The U.S. Army Corps of Engineers, Jacksonville District, awarded the first Corps construction contract for the Central Everglades Planning Project Everglades Agricultural Area Phase reservoir, a key component of the Comprehensive Everglades Restoration Plan (CERP).
The Corps awarded Contract 10A for the first increment of work on the reservoir portion of the Central Everglades Planning Project (CEPP), Everglades Agricultural Area (EAA) phase in Palm Beach County, Florida, on September 23, 2021 for $79,764,500. The contract calls for the construction of the reservoir inflow/outflow canal, seepage canal and maintenance road along the northern boundary of the proposed EAA Reservoir. Work on this contract is anticipated to be completed by Phillips & Jordan, Inc. from Knoxville, Tennessee by the end of 2023 depending on conditions in the field.
“Yesterday we were really proud to award the first Corps contract for construction of portions of the Everglades Agricultural Area Reservoir. This is an important component of the Central Everglades Planning Project, a part of the Comprehensive Everglades Restoration Plan that is the foundation for restoring the central portion of the Everglades ecosystem and sending additional water south,” said Col. James Booth, Jacksonville District Commander. “When completed we will have built a 240,000 acre-foot reservoir covering approximately 16-square miles – an area similar to the cities of Stuart and Fort Myers put together. Another way to think of the magnitude of this massive civil works project is that it will store a volume similar to about a half a foot on Lake Okeechobee. This reservoir will store water that today is lost to tide, so that it can be treated by the Stormwater Treatment Area our partner South Florida Water Management District is currently building and by existing state STAs. That water will then move south to the central Everglades, Everglades National Park, and Florida Bay.”
"CEPP is the ‘heart’ of Everglades restoration. It focuses on the restoration of more natural flows into and through the central and southern Everglades by increasing storage, treatment and conveyance of water south of Lake Okeechobee; removing canals and levees within the central Everglades and retaining water within Everglades National Park,” said Senior Project Manager Chrissie Figueroa. “This CEPP EAA reservoir construction contract represents the culmination of years of interagency planning and coordination with our partners at the South Florida Water Management District, stakeholders and members of the public in an effort to 'get the water right' -- improving the quantity, quality, timing, and distribution of water."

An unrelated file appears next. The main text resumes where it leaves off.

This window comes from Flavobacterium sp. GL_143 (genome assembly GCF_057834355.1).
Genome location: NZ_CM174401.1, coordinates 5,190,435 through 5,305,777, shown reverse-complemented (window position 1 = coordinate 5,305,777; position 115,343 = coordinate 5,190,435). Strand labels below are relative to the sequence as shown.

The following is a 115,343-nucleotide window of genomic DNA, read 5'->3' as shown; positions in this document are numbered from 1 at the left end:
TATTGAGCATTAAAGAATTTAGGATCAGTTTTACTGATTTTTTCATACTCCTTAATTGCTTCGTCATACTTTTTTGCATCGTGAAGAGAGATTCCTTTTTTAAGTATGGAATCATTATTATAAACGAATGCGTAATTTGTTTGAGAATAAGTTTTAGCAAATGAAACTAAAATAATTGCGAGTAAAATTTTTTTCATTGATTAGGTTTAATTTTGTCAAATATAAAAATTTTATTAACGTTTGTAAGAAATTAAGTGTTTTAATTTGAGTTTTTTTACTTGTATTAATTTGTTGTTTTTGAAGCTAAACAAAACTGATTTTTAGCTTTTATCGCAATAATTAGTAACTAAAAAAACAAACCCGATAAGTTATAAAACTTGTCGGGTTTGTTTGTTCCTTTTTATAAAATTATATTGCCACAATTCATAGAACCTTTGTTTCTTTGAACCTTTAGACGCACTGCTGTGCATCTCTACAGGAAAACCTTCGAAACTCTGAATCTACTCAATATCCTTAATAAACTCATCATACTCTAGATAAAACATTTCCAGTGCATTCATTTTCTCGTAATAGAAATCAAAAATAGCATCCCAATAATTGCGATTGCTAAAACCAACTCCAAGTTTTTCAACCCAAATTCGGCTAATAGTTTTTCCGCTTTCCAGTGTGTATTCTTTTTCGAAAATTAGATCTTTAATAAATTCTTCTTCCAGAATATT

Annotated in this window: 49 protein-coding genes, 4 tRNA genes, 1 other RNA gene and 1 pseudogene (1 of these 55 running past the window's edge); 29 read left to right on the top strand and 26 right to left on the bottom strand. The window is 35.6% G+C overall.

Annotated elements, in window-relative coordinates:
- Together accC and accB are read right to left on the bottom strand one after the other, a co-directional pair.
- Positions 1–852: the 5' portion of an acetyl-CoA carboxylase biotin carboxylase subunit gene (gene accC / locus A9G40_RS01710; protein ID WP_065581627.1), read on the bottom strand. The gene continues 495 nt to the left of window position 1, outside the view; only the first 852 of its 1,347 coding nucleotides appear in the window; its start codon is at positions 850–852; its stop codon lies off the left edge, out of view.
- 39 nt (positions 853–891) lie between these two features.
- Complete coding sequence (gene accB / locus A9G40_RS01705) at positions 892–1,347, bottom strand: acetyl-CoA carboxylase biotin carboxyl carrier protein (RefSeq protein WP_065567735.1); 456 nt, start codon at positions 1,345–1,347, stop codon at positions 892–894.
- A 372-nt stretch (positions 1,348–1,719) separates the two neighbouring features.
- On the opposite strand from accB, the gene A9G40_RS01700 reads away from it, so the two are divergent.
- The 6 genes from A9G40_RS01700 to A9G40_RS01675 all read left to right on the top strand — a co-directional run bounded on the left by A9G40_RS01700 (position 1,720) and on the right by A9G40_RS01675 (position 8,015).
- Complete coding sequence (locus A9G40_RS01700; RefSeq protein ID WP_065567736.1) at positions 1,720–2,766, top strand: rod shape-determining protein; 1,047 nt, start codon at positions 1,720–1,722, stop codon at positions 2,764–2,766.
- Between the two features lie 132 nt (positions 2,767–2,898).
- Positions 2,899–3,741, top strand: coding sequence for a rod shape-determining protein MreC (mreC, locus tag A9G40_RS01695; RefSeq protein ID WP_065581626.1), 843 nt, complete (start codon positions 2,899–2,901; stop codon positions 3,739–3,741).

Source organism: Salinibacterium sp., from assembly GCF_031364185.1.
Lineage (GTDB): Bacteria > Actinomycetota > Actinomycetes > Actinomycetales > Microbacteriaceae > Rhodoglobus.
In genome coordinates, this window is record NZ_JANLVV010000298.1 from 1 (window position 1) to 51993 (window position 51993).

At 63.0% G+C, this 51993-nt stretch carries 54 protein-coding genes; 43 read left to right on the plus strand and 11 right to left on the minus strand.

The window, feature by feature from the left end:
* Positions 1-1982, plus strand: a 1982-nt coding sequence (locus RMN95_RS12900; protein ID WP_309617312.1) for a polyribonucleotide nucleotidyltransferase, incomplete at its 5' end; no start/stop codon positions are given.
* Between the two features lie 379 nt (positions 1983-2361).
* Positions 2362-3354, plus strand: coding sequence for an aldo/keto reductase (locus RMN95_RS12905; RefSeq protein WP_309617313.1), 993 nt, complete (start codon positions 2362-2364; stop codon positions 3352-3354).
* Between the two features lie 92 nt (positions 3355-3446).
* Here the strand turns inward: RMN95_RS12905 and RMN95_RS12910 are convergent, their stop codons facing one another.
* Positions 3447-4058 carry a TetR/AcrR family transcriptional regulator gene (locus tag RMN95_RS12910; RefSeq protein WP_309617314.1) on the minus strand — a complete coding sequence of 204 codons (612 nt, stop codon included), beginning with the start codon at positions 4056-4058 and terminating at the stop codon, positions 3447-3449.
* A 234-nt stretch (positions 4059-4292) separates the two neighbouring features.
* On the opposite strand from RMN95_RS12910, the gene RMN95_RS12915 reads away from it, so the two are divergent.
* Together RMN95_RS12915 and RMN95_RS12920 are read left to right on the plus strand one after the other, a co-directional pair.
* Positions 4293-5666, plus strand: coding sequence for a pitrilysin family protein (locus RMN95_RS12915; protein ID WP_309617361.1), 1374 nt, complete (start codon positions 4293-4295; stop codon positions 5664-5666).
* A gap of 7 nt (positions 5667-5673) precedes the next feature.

The CEPP EAA Reservoir Contract 10A includes the following features:
- Construction of an Inflow/Outflow Canal,
- Construction of a Seepage Canal,
- Construction of a Maintenance road, and
- Widening of the A-1 Flow Equalization Basin levee road.
“The contractor is expected to mobilize at the CEPP EAA Contract 10A site in November,” said Figueroa. “We hope to maintain the momentum on this keystone project throughout the next several fiscal years if Congressional appropriations can be maintained to support the effort. We currently have an ambitious schedule to award additional construction contracts for the EAA Reservoir in coming years.”
The total cost of the CEPP EAA phase, which is scheduled for completion in 2029, is estimated at $3.5 Billion.
The Comprehensive Everglades Restoration Plan outlines the projects for returning the lifeblood of the Everglades – water – to its historic quantity, quality, timing and distribution. The overarching objective of the Plan is the restoration, preservation, and protection of the south Florida ecosystem while providing for other water-related needs of the region, including water supply and flood protection.
For more information on the CEPP EAA Reservoir Project and the scope of work visit: www.saj.usace.army.mil/CEPPEAA
For more information on Ecosystem Restoration, visit the Jacksonville District website at www.saj.usace.army.mil/EcosystemRestoration